Second stop was a Ralph’s Place for the stuffed beignets. I ordered the stuffed beignet (sausage, cheese, egg) but fortunately got just regular ones, which were excellent. The local coffee roaster is Rhino Coffee, and I had my first Rhino here. Followed by a visit to their downtown location, where I shopped for Rhino souvenirs for friend Beth. Inluding a cool "Caffeinated" t shirt that would be a good ice breaker later on in the trip. You see, in Houston, I can't wear Houston themed coffee t shirts cause if I'm in one of my favorite places, I don't want to be advertising somewhere else. So I buy and wear Louisiana coffee themed shirts in Houston when I'm not wearing a cat shirt. Two blends, both excellent.
I visited two downtown casinos, Sam’s Town, and Bally’s to have a look around. At Bally’s, I put $20 in a slot machine, and 3 minutes later, I was $20 poorer. I called my cousin, Jill, who knows her way around casinos to commiserate and have a laugh. She told me she’d teach me how to gamble at a future date.
I decided to check out the Louisiana State Museum of Exhibits. Not expecting much, I was impressed. I loved this museum. History, dioramas, information of agriculture, the War of 1812, the Star-Spangled Banner. The exhibits are in a circular building. And I walked through twice.
Next stop was the Railroad Museum and the Water Works Museum, located together. As a retired mechanical engineer, specializing in pumps, that Water Works was fascinating. All these old Worthington and Allis Chalmers pumps to view. And great history.
This got me to lunch. Just driving around exploring the city. What seemed overwhelming at first turned out to be very manageable and I passed by many of the restaurants that were listed.
I went to Herby K’s. And loved it. The staff was great. I learned some history. I had a good gumbo. And their “shrimpbuster” sandwich. Good eats.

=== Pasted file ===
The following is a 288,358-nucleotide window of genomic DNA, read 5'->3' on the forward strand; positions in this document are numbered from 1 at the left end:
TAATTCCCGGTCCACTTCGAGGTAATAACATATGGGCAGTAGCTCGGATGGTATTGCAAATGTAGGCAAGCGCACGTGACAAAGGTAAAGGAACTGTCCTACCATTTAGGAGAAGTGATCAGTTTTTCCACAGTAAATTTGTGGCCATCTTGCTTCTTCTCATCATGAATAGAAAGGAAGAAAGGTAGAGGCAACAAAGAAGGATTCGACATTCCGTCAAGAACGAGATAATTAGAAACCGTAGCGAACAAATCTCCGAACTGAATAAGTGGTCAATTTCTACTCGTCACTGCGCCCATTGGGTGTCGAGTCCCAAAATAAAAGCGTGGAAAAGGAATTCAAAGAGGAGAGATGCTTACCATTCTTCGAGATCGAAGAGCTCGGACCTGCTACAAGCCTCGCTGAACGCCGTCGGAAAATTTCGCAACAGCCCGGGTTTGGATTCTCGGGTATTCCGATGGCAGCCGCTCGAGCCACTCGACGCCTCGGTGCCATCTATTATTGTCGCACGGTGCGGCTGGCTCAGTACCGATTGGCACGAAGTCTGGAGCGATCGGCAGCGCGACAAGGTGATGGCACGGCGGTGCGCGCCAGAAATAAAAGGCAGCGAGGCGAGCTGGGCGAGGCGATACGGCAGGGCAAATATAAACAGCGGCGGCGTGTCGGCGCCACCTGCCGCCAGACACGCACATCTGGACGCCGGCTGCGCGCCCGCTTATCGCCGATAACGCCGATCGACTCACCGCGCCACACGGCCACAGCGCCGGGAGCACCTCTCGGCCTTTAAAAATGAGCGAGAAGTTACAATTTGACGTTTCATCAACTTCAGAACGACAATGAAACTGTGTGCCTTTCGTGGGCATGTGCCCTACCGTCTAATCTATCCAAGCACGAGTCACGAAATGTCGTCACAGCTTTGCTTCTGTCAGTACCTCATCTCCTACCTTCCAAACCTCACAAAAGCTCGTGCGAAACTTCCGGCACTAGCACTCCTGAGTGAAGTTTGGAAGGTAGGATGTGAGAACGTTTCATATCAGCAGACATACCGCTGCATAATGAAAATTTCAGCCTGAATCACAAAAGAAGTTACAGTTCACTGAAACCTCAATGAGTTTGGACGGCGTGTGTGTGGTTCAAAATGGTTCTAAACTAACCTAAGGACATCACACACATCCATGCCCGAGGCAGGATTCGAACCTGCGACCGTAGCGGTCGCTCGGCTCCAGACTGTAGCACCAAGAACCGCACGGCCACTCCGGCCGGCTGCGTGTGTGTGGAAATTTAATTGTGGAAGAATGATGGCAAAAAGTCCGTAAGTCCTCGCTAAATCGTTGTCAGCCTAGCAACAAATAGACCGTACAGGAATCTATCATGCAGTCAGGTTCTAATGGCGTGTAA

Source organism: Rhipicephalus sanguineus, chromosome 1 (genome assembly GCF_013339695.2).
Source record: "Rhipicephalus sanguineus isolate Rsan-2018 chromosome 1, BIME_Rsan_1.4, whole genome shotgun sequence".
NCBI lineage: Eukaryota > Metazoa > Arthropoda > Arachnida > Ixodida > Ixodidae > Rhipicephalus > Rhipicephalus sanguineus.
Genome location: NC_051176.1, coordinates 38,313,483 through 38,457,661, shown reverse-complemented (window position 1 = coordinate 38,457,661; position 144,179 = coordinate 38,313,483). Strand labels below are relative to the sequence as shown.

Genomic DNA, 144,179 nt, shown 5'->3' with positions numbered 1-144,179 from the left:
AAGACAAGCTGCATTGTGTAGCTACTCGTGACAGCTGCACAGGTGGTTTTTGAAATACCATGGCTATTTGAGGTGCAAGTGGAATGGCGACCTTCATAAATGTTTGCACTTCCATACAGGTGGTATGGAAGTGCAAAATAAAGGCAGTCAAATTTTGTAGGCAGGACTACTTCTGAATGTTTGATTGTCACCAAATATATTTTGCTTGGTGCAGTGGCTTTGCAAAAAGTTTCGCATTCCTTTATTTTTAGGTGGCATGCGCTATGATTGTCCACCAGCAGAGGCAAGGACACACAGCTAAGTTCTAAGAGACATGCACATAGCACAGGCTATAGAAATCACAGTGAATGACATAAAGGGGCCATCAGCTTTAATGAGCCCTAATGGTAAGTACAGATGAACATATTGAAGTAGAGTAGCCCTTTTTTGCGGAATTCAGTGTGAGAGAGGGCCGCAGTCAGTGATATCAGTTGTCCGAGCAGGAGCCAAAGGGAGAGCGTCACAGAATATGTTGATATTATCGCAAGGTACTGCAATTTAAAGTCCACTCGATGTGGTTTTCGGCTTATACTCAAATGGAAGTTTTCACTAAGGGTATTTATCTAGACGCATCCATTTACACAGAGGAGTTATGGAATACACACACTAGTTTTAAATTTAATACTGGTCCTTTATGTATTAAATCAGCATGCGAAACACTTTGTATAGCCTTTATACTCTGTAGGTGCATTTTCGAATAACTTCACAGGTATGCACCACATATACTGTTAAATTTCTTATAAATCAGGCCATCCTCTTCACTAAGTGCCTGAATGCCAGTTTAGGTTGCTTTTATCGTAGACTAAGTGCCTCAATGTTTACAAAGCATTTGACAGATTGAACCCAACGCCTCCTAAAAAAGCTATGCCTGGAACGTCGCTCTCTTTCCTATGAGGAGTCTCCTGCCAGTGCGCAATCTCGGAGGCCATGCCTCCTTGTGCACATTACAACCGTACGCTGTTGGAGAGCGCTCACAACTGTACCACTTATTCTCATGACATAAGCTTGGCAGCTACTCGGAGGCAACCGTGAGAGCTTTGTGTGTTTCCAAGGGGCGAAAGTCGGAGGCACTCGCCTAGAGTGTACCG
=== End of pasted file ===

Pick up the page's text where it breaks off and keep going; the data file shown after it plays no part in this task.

That brought me into the afternoon and a visit with fencing master Adam at his Fencing Academy and museum. I had fenced in college. I hung out and watched some of the action with the students.
I had heard about historically, culturally and aesthetically significant Strawn’s, famous for their icebox pies. I ordered the oft mentioned strawberry pie and it was okay but no big deal. Whipped cream (actually tasted like that stabilized whipped cream like House of Pies uses) and strawberries in a pie crust.
Day 3 – A day to head down south. I decided just to check out the town of Coushatta for the fun of it. A sweet little town with not much happening but en route, I came across the Ed Lester Farm with some amazing produce. Including a giant cantaloupe, shishito peppers, beautiful bell peppers, and peaches and more (which I wish I had bought).
After Coushatta, Natchitoches. The last time, I had gotten to Lasyone’s too late. Not this time. I made sure I was there in time to enjoy a crawfish pie, a meat pie, and a gumbo. I love arriving at a restaurant just as SYSCO is making their delivery, as you can see some of the kitchen’s secrets. In this case, the SYSCO frozen sweet dough! Darn fine pies, crunchy, with excellent seasoning. Though I missed out on their strawberry pie, which I had spied, and it looked delicious, but was sold before I could get a piece.
I walked around the town, along the Cane River. I love this town.
Online, I had chanced upon a reference to two Army Navy Surplus stores in Leesville. I thought I’d look for a flight suit, like in Top Gun. And I got lucky. I went to both places, was intrigued by the local accents, would have loved to just record the conversations I had.
Now, getting to Leesville had seen me accidentally take some back roads with a speed limit of 50. Sometimes the Google Maps isn’t the most optimum. And so, I made sure to ignore the route back to 49 it had mapped out for me and use my best judgement. And I am so glad that I did.